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Then you will be interested in this case being argued today in front of the Supreme Court: http://www.scotusblog.com/case-files/cases/united-states-v-j...

Here is the issue: Whether the Constitution allows police to put a tracking device on a car without either a warrant or the owner's permission; and whether the Constitution is violated when police use the tracking device to keep track of the car's whereabouts.




Non american here, what part of the constitution says they can't track a cars whereabouts?


No part states it explicitly (such technology didn't exist when it was written). People who are arguing against this practice cite the 4th amendment, which reads as follows:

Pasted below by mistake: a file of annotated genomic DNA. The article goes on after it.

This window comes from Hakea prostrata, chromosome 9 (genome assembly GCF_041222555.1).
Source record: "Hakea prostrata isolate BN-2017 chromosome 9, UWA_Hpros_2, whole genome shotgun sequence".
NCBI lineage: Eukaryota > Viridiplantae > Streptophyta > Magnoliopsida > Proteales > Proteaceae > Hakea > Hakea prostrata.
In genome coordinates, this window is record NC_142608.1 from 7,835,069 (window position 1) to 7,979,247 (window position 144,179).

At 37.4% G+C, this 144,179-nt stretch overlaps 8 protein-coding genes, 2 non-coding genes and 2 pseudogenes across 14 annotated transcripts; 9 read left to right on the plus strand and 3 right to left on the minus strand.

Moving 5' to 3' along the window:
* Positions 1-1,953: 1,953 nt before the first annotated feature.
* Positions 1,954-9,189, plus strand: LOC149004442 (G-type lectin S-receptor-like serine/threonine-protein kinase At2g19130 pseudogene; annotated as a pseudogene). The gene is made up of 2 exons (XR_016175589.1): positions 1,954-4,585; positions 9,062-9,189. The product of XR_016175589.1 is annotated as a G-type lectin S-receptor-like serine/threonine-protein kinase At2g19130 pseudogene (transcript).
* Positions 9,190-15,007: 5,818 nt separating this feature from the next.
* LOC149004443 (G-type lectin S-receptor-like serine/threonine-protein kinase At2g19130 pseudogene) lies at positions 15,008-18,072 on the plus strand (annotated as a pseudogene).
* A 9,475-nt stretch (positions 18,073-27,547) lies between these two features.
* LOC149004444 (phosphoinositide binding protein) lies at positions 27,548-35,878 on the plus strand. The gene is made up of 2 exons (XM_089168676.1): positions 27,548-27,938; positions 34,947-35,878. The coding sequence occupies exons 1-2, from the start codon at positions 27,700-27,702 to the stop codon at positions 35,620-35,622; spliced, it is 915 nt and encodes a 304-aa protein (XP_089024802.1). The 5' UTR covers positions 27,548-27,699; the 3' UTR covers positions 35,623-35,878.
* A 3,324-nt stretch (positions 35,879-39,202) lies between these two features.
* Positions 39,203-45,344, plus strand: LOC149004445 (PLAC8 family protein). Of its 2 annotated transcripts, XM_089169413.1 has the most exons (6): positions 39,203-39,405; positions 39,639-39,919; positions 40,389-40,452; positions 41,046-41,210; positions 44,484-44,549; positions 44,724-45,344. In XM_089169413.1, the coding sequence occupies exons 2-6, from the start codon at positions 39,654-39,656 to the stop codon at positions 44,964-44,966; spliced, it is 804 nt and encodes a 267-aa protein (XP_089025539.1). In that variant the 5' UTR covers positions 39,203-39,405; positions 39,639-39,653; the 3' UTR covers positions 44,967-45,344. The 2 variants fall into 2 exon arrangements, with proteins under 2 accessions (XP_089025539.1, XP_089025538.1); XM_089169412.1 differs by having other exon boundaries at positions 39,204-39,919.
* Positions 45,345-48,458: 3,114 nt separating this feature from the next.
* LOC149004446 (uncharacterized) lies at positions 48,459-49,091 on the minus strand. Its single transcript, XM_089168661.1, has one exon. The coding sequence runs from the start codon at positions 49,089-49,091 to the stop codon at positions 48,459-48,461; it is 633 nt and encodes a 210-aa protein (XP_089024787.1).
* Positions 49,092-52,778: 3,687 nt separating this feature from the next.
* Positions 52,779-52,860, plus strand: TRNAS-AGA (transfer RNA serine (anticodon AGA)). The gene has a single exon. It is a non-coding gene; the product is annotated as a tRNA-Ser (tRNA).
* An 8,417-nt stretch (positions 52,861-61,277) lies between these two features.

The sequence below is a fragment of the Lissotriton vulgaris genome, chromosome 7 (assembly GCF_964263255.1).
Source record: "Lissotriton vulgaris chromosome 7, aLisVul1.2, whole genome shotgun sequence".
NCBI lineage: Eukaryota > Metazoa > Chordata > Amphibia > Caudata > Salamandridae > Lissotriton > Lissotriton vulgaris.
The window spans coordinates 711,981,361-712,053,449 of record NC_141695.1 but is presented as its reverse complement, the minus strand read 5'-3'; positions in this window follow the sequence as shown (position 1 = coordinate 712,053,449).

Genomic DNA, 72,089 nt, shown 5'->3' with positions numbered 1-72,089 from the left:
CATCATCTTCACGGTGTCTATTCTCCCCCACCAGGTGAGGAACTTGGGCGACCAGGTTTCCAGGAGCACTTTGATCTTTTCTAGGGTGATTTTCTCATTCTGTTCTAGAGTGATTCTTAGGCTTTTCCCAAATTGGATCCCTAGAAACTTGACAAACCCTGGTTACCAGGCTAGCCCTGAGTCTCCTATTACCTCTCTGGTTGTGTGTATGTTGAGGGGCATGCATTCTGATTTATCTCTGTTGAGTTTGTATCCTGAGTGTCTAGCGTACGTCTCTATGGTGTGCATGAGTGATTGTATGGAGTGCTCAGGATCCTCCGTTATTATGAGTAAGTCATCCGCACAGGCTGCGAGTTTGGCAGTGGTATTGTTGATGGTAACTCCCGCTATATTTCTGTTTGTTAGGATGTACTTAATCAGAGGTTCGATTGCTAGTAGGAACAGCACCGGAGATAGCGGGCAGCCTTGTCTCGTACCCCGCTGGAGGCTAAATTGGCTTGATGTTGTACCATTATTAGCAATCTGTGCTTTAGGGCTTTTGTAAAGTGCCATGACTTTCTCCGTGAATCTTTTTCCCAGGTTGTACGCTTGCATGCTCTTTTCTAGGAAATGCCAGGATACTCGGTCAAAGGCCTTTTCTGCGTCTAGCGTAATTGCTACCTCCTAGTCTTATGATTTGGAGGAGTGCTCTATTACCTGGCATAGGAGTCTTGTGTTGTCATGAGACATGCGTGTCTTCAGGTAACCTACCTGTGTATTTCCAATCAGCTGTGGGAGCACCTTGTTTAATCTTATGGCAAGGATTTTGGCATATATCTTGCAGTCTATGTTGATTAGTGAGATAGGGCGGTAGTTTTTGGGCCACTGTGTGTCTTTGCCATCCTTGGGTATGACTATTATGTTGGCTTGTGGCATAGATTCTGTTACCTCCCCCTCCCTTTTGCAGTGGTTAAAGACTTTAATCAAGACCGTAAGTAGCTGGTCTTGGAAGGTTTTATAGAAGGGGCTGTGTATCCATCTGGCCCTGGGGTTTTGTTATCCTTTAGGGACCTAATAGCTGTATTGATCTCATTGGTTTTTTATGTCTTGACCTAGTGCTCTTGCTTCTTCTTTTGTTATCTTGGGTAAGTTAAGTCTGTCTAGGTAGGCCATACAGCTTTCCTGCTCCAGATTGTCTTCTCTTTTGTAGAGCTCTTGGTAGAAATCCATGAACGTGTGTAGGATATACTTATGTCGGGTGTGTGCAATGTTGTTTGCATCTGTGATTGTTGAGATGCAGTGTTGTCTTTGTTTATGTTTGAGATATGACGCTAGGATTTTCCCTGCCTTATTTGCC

"The right of the people to be secure in their persons, houses, papers, and effects, against unreasonable searches and seizures, shall not be violated, and no Warrants shall issue, but upon probable cause, supported by Oath or affirmation, and particularly describing the place to be searched, and the persons or things to be seized."

People are arguing that putting a tracking device on a car constitutes a search.


The arguement is whether this is simply the same as reporting your position in public.

Or by tracking everywhere you go and correlating that with tracks of other known suspects and then extending that to tracking people that you travel near they are approaching "unreasonable search and invasion of privacy".

For example you can hardly object to the police office outside the bank seeing your car at the scene and radioing that in - but that's different to having a police officer follow you around 24x7 and asking the name and address of everyone you speak to.




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